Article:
The Trumpmeister certainly seems obsessed by the idea of “The Wall”. But his imagination is, to say the least, a bit limited and so is the imagination of all the parasites who want to build it for him. In a recent competition, various companies were paid millions to come up with designs for “The Wall”, and predictably they were all variations on the “Barrier” theme. As if that concept has ever worked. But as noted – no imagination here, just dumb greed.


Minefield, Guard Tower, Electric Fence – Still Didn’t Stop People

The East Germans tried it. Hundreds of miles of electrified, barbed-wire fences with vast stretches of mined open ground on either side and guard towers manned 24/7 by killers with heavy weapons. Tens of thousands of men, women and children were blown up by the mines, shot dead by the guards, or torn apart by the dogs before they even got to the fence. Still, many made it across – to “Freedom” in the West. As a little boy I lived a few kilometers from that Wall, and sometimes in the night I would hear a “crump” in the distance, and I knew that someone trying to escape had just died stepping on a mine. But they kept coming, and over time things changed, and now the wall is gone.

French Engineering At Its Best

The French tried it. They built an impregnable “Maginot Line” of linked pillboxes, artillery, machine guns, minefields and searchlights to keep the Germans from invading. It stretched from the sea in the East to the impenetrable Ardennes Forest in the West. Mon Dieu! One foggy morning several Panzer divisions simply plowed through the “impenetrable forest”, flanked the Maginot Line, and rolled on into Paris. Vive la France!


That’ll Stop Those Mongol Hoards In Their Tracks!

The Chinese tried it. The “Great Wall of China was built all across their northern frontier to keep out the deadly Mongols, and it worked! No Mongol invasion. They were safe for centuries – but then along came the British in their warships. From the South. No Great Wall. No problem for the Brits. China fell, and the Brits used to go on holidays to see the wall and snicker.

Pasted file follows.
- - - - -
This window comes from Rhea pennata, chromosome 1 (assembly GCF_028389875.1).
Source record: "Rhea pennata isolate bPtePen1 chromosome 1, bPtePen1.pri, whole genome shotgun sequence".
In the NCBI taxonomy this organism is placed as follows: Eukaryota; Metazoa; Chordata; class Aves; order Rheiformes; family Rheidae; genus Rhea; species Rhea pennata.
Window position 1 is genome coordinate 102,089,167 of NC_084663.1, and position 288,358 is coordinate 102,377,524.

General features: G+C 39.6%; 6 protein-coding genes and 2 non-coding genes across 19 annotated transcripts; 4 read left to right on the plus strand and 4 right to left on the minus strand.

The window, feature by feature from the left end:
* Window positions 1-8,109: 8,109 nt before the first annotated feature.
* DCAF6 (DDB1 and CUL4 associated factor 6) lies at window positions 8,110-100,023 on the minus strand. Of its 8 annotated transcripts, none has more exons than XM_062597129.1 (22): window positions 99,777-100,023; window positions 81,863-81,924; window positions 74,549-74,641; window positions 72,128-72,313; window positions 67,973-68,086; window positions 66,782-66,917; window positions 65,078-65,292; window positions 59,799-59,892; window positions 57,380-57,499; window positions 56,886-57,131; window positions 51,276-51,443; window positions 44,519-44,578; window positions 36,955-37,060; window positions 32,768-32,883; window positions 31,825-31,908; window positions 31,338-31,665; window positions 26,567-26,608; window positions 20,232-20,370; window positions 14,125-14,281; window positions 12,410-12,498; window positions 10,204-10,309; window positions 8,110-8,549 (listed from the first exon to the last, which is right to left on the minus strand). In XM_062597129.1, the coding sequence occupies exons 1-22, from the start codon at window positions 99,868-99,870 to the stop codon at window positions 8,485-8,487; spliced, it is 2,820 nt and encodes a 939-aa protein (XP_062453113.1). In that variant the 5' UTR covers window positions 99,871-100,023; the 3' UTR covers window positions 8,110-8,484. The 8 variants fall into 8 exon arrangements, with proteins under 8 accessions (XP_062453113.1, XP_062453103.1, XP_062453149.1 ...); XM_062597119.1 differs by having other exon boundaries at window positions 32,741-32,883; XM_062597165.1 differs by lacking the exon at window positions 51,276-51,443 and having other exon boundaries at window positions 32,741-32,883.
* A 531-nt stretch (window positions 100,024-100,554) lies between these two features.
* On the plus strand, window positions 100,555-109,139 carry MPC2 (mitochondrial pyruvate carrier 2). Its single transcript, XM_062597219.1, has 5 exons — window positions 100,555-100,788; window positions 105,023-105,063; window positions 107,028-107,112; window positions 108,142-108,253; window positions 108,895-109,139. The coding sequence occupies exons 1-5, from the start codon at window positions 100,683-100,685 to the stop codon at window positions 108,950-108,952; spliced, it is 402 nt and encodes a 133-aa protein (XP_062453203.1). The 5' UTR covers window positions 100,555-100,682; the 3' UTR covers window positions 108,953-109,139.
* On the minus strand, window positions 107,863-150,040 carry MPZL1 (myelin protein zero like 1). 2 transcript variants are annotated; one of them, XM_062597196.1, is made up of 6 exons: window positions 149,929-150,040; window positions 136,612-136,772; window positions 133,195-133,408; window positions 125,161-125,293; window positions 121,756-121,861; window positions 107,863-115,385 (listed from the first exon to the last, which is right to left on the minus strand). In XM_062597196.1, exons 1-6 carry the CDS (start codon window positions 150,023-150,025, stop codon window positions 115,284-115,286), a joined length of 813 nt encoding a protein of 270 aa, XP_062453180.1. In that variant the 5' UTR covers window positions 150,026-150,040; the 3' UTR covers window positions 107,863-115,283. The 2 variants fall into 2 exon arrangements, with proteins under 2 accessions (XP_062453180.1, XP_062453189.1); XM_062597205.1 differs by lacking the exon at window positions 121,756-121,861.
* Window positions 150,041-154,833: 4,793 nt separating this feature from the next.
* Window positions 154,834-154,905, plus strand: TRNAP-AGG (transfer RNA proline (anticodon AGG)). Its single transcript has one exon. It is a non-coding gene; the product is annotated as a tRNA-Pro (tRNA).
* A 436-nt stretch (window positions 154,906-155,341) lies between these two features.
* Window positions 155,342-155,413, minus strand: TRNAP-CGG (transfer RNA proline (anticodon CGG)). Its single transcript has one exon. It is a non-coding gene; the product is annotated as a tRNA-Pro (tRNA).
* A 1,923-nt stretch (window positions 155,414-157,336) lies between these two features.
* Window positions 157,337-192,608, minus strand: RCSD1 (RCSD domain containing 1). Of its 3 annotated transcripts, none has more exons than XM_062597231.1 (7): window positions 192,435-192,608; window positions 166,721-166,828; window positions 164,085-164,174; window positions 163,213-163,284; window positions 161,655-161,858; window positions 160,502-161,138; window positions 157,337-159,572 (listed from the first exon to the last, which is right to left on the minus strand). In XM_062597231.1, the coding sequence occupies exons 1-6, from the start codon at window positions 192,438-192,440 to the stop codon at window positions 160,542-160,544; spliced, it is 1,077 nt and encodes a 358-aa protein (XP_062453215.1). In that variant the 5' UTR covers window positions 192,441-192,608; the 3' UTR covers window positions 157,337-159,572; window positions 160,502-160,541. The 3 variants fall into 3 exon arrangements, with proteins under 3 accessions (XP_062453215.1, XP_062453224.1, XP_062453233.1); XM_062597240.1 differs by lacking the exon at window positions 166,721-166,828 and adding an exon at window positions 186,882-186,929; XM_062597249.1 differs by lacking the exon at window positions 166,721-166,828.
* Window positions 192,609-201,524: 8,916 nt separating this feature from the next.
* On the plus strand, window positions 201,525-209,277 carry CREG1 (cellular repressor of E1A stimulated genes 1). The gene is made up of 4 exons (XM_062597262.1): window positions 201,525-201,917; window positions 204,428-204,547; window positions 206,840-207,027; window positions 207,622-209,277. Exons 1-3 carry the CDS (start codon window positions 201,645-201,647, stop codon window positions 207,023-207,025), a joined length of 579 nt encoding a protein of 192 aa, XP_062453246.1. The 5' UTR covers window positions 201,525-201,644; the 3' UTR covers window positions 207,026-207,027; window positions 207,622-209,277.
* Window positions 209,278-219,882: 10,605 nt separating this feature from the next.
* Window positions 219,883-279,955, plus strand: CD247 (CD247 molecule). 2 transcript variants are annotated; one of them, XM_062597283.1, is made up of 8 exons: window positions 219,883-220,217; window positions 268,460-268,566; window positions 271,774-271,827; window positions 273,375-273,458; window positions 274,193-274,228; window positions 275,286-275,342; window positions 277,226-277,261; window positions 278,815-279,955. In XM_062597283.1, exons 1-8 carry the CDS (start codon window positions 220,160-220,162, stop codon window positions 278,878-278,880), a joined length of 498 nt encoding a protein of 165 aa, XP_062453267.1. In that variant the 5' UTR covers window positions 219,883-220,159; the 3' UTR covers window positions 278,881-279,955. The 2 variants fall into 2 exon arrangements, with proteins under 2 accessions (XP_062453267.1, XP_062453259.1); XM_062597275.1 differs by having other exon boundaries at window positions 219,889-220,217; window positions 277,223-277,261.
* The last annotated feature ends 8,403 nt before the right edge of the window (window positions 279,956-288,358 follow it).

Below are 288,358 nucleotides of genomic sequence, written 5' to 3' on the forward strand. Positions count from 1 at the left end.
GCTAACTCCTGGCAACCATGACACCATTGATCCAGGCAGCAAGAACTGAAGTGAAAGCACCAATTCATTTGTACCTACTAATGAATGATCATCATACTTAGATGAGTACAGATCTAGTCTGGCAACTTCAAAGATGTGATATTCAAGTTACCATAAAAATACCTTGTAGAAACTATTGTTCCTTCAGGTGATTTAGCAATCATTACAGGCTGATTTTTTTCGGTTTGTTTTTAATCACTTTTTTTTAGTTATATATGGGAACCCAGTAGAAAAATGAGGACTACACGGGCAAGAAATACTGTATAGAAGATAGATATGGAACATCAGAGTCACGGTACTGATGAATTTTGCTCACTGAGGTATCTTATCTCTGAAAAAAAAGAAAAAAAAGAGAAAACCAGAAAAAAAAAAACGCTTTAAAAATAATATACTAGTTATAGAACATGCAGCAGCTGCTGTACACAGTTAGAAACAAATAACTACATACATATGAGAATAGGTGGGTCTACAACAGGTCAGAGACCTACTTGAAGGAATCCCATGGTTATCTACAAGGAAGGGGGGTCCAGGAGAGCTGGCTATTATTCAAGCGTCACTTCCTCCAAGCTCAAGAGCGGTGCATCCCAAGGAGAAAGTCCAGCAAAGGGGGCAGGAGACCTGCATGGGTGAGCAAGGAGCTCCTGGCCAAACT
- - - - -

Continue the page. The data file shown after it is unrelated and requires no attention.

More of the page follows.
So, the evidence says that barriers along borders don’t work. They will be defeated by those they are intended to keep out, or by others who turn out to be a greater danger than those the wall was built to defeat.

I do, however, have a suggestion for Trump and all the fools who think that a 2000 mile long wall will keep out Mexicans, Guatemalans, Hondurans, Salvadorans, Columbians and – oh yes – drug cartels and terrorists.

Some of the wall has already been built, so forget that part for the moment. Let’s look at the remaining 700 or so miles. The low-ball estimate for building those 700 miles is $16,000,000,000 ($16 Billion) and the realistic estimate is $32,000,000,000 ($32 Billion). At the top end that comes to $45,714,286 per mile and at the bottom end that comes to $22,857,143 per mile. So let’s say it would wind up costing somewhere in the middle – say, $25,000,000,000 ($25 Billion) for 700 miles, or @ $35 Million per mile.

1500 SF 3/2 modular for @$250,000 -can be helicoptered to site

Now imagine that you build 1 completely self-sufficient village every mile, with 50 houses in each village. Let’s figure $300,000 per house, or $15 Million per village. For that $300,000 you build a very nice modular house – not some foul FEMA trailer, but a genuinely nice house – that is self-sufficient in terms of solar electricity, water, communications, and plenty of amenities. The water might come from groundwater, or catchments, or even the Rio Grande depending on location. All power would be provided by solar. Communications would be through satellite with ground station backup where needed. My guess is that since 35,000 homes would be needed that at $300,000 per-home the amenities that the modular home providers could install would be pretty nice. 

You could also install a nice high-tech food-producing facility in each village whether it was a hydroponic garden, greenhouses, conventional gardens, or whatever solution fits best in each location. These villages would all be extremely remote from the rest of the country, but not from each other – remember, they are only a mile apart. Still, they would have to be 100% self-sufficient, but since each village would have two other villages only a mile away, so in the end residents wouldn’t be all that isolated.

So with a budget of $35 Million per mile, and a cost of $15 million for the houses that are fully off-grid independent energy, water and communications, we have $20 Million per village left over. $1 Million per village would build and equip a pretty nice school with high-speed internet access through satellite links. That leaves $19 Million per village.